Posts tagged with "Vice President Kamala Harris"

Biden names Harris to work with Central America on migration

March 26, 2021

U.S. President Joe Biden announced on Wednesday that Vice President Kamala Harris would lead the Administration’s efforts to deter migration to the nation’ssouthwestern border by working to improve conditions in Central America—plunging her into one of the most politically fraught issues facing the White House, The New York Times reported.

The president said he had directed Harris to oversee the Administration’s plans to pump billions of dollars into the ravaged economies of Guatemala, Honduras and El Salvador. She will work with the leaders of Central American governments to bolster the region’s economy in the hopes of reducing the violence and poverty that often have driven families in those countries to seek refuge in the United States.

“While we are clear that people should not come to the border now, we also understand that we will enforce the law,” Vice President Harris said before a White House meeting with top immigration officials. “We also—because we can chew gum and walk at the same time—must address the root causes that cause people to make the trek.”

The announcement underscores the sense of urgency at the border, where the administration has struggled to move thousands of young migrants from detention centers meant for adults into shelters managed by the Department of Health and Human Services. Republicans, who have seized on the images to make a case that President Biden’s immigration agenda is only attracting more people from the region, have vowed to put the issue at the center of their efforts to retake power in Congress next year.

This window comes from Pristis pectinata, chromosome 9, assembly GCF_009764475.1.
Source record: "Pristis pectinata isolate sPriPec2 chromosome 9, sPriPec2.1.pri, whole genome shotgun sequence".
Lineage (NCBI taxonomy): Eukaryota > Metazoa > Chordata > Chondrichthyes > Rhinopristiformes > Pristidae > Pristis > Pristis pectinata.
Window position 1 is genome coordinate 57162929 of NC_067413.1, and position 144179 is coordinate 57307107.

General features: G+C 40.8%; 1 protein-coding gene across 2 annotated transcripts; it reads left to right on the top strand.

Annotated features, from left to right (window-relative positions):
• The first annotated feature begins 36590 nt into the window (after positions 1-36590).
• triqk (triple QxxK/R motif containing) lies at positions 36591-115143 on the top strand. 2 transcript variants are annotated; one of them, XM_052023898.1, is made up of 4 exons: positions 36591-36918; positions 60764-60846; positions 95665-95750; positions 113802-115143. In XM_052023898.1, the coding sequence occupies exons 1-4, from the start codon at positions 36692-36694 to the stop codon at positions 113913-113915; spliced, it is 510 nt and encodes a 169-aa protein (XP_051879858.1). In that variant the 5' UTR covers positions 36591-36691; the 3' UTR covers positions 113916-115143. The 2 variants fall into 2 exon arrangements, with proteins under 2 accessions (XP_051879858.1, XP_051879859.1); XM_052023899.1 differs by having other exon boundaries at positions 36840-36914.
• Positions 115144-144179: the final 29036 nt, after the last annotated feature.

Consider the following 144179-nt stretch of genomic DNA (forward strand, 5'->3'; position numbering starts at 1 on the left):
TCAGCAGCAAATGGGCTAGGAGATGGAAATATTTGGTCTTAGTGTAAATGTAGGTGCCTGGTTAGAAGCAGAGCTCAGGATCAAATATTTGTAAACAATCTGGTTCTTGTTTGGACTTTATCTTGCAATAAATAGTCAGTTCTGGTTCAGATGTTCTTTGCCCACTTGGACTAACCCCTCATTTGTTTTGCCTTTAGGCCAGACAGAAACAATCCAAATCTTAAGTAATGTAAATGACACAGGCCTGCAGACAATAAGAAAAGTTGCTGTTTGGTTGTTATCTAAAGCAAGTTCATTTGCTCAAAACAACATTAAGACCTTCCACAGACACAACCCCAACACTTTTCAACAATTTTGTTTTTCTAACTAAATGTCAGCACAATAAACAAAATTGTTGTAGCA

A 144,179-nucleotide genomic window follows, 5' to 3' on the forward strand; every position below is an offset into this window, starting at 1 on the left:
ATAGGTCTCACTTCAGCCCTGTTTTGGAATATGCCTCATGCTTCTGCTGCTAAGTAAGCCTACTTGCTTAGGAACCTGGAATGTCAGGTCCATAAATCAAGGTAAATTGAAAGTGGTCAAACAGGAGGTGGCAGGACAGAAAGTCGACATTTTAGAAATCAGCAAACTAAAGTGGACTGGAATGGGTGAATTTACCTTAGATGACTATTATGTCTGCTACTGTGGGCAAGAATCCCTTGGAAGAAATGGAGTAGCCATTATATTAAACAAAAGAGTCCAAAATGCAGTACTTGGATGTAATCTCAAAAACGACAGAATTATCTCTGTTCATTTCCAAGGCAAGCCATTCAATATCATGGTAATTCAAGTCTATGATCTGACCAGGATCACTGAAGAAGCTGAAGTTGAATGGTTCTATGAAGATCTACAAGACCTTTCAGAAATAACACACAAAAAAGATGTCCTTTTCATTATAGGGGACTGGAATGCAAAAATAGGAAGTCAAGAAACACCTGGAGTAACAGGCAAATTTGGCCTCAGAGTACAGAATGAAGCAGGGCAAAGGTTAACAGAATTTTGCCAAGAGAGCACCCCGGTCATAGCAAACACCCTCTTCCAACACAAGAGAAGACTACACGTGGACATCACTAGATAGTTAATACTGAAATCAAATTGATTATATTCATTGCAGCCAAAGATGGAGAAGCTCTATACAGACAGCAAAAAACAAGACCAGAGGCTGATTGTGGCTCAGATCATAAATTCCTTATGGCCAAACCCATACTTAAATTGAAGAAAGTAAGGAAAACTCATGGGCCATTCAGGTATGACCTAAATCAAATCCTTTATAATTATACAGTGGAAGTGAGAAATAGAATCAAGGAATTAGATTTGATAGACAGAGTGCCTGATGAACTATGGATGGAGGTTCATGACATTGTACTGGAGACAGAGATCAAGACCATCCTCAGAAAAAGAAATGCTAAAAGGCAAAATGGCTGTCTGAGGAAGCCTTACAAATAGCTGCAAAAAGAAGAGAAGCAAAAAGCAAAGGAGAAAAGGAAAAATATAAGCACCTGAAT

The president, however, has continued to use a pandemic emergency rule to rapidly turn away most migrants at the border. The exception: Even though an appeals court allowed the United States to resume expelling minors. Biden has elected to welcome them into the country, where they must be kept in custody until they can be released to sponsors.

For the vice president, the diplomatic assignment is likely to be challenging. Previous efforts, including one led by Biden when he was vice president, were largely unsuccessful, as critics charged that corrupt leaders there had not effectively spent foreign aid money. In the years since, a majority of the families crossing the border have traveled from Central America,—eeking economic opportunity, safety from gangs and reunions with family members already in the United States.

The effort by Ms. Harris to address the root causes of migration, which can take years, is also unlikely to quickly produce the swift action demanded by Republicans and some Democrats to reduce the overcrowding at the border,the Times said. Representative Henry Cuellar, Democrat of Texas, released photographs this week showing dozens of young migrants lying on mats under foil blankets in crowded pods in a tent facility managed by the Border Patrol in Donna, Texas.

“The administration is struggling between the humane, softer approach as opposed to Trump and they have to calibrate and find that balance in enforcing the laws on the books and still projecting compassion,” Cuellar said after touring an overflow facility managed by the Department of Health and Human Services that was established to move children quickly from the border jails.